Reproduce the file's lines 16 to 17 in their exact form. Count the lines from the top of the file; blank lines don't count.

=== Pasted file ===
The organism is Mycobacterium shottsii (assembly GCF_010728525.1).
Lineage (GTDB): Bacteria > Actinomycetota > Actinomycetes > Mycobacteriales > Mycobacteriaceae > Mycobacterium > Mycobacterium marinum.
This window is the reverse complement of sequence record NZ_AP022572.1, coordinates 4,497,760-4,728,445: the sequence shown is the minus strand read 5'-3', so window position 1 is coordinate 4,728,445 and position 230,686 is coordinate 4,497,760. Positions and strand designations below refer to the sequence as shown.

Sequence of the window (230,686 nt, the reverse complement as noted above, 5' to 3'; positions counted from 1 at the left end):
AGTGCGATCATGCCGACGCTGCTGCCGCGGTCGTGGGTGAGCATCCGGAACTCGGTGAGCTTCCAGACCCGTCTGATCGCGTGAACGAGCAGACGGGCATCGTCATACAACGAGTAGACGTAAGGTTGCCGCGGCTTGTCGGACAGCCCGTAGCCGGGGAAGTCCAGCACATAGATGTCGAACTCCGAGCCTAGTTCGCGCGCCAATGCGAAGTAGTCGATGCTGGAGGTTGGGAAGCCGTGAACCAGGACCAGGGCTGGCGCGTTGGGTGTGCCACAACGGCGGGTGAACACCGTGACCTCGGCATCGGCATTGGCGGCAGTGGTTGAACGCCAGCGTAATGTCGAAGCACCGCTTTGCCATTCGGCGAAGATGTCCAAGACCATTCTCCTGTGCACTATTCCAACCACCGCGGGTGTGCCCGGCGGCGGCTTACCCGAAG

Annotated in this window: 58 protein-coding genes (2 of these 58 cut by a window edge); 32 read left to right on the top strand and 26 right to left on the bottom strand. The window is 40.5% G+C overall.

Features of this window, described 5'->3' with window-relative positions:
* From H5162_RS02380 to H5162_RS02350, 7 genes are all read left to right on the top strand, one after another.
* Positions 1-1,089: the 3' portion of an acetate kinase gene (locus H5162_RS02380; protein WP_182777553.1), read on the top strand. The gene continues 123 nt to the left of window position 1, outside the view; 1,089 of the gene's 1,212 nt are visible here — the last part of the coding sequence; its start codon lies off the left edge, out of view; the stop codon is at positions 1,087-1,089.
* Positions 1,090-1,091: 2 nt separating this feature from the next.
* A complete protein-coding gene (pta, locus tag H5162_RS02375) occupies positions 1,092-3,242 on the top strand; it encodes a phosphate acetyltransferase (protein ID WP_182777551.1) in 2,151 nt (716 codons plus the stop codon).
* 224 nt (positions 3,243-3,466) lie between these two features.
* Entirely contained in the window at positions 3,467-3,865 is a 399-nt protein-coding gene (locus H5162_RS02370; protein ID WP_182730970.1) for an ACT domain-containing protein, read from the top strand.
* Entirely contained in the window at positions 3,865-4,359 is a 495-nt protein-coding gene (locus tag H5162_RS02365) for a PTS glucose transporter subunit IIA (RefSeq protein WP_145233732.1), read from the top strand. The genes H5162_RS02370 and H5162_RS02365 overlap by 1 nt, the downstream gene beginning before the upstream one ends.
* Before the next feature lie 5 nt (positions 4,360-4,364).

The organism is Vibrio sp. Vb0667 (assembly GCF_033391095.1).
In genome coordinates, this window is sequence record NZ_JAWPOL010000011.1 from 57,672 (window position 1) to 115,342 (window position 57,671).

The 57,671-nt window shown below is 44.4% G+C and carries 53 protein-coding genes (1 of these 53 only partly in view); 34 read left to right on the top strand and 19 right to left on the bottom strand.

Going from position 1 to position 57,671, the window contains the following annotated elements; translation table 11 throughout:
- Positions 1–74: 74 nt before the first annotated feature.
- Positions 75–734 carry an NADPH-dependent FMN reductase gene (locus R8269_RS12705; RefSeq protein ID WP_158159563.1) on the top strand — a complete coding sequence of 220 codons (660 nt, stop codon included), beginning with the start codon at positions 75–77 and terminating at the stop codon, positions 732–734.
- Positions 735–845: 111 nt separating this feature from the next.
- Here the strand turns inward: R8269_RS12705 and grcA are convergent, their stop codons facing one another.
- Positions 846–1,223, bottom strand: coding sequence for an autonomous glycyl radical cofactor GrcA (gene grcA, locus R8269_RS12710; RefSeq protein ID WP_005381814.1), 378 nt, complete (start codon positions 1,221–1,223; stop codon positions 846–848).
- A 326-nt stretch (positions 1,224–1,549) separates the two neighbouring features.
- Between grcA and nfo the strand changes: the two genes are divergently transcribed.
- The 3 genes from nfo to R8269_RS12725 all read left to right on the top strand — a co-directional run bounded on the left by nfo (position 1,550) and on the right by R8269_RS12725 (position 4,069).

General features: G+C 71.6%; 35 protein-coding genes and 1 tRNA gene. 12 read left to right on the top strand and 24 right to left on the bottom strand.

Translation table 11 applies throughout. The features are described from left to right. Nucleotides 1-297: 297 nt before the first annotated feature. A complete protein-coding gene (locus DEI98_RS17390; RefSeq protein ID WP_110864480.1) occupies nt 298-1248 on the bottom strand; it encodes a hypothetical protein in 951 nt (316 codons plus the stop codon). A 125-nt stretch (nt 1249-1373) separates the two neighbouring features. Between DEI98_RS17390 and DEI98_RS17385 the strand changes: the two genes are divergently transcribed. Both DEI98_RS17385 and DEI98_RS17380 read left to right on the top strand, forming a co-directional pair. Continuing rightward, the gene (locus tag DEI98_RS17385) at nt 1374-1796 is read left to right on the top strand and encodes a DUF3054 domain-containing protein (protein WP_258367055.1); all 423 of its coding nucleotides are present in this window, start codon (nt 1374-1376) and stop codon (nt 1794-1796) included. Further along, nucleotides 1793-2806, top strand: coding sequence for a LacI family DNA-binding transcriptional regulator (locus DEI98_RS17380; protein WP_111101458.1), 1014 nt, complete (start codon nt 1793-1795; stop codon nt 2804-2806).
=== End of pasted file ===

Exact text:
The organism is Vibrio sp. Vb0667 (assembly GCF_033391095.1).
In genome coordinates, this window is sequence record NZ_JAWPOL010000011.1 from 57,672 (window position 1) to 115,342 (window position 57,671).